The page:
Psychopharmacology is possibly the most interesting subset of pharmacology simply because the conditions these meds treat are absolutely fascinating. But the problem is, there are a ton of them…and keeping them straight can be difficult! Never fear, Nurse Mo is here! I’ve compiled a few tidbits for keeping those psych meds all straightened out in your fabulous brain.

Step 1: Have a general understanding of the conditions each med treats. This will take you beyond memorization to actual understanding. When you understand information, it has a tendency to move into long-term memory rather than jump out of your skull as soon as you hit “submit” on your exam.

Step 2: Learn about each type of medication as a group…study the atypical antidepressants together, the traditional antidepressants together and so on and so forth. The reason for this is that drugs of a particular class will share some common characteristics.

Step 3: Make up goofy mnemonics and acronyms to help you remember which drugs go into which class. For example, the mnemonic I used to help me remember the atypical antipsychotics was “All Good Zoos Save Rare Cats.” This equated to Abilify, Geodon, Zyprexa, Seroquel, Risperdal and Clozapine (Case in point, I am writing this post 5 years after I made up this mnemonic and I could recite 4 of the 6 off the top of my head. 5 years!!! Not bad!)

Step 4: Learn the side effects that are associated with each class of drug. My method involved making up ridiculous stories that I actually recited to myself (quietly, to myself!) during the exams. For example, here is one for the traditional antidepressants. The underlined and bolded words are the key words in the story. Try not to make fun of me.

A very traditional man became depressed when his dog B.C.* ran away. He ran through the neighborhood, and worked up quite a sweat. His heart raced, and as he searched for his dog, he realized that for the first time in years he wasn’t thinking about sex. This realization stopped him dead in his tracks, and his heart slowed. As he stood there, mouth dry and muscles twitching from the exertion, he saw B.C. trying to urinate on a fat lady’s lawn. He ran to his dog and scooped him up, dizzy with happiness. He danced around the yard with graceful rhythm, until he stepped in a pile of dog poo. “BC”, he exclaimed. “I thought you were constipated!” He flailed around the yard trying to get the poo off his shoe as the fat lady watched from her window. She was convinced the traditional man who was flailing about on the lawn was having a seizure or a stroke. (*B.C. = blood cell)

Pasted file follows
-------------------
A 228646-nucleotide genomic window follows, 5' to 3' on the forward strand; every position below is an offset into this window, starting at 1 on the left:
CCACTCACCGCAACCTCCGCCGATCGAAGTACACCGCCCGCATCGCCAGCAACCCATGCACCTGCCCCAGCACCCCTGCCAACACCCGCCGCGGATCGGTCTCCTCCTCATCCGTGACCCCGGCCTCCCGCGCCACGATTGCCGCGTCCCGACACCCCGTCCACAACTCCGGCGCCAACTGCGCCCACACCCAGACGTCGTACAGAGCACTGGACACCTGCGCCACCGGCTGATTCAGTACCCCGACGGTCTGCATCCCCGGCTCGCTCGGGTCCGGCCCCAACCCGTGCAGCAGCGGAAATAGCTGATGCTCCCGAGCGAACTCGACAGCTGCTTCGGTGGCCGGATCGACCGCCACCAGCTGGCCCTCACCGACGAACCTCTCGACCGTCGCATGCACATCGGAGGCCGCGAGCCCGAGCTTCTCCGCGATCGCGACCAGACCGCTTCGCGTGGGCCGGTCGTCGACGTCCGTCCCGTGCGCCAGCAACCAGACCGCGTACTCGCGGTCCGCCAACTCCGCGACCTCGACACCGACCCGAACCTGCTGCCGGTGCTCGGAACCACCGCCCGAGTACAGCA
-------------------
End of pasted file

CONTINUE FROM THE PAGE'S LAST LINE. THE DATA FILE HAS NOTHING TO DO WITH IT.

So, from this silly little scenario you can see that the traditional antidepressants (also known as tricyclic antidepressants) cause some pretty unpleasant side effects:

  • Decrease in white and red blood cell production
  • Sweating
  • Tachycardia or Bradycardia
  • Low libido
  • Dry mouth
  • Twitching muscles
  • Difficulty urinating
  • Weight gain
  • Dizziness
  • Altered heart rhythm leading to QT prolongation
  • Constipation
  • Seizures
  • Stroke
  • …and there are probably others as we learn more about these drugs!

For my Mental Health Nursing course I made up goofy stories for all the drug classes, which you can find here. But, if you have the time I encourage you to make your own as you’ll be able to remember them that much more readily when the time comes.

Listen to psychopharmacology study tips in episode 13 of the Straight A Nursing podcast anywhere you get your podcast fix, or right here.

Good luck and be safe out there!

Does learning pharmacology just make you more confused? Review key pharmacology concepts and drug classes on-the-go with Fast Pharmacology. Learn more here!


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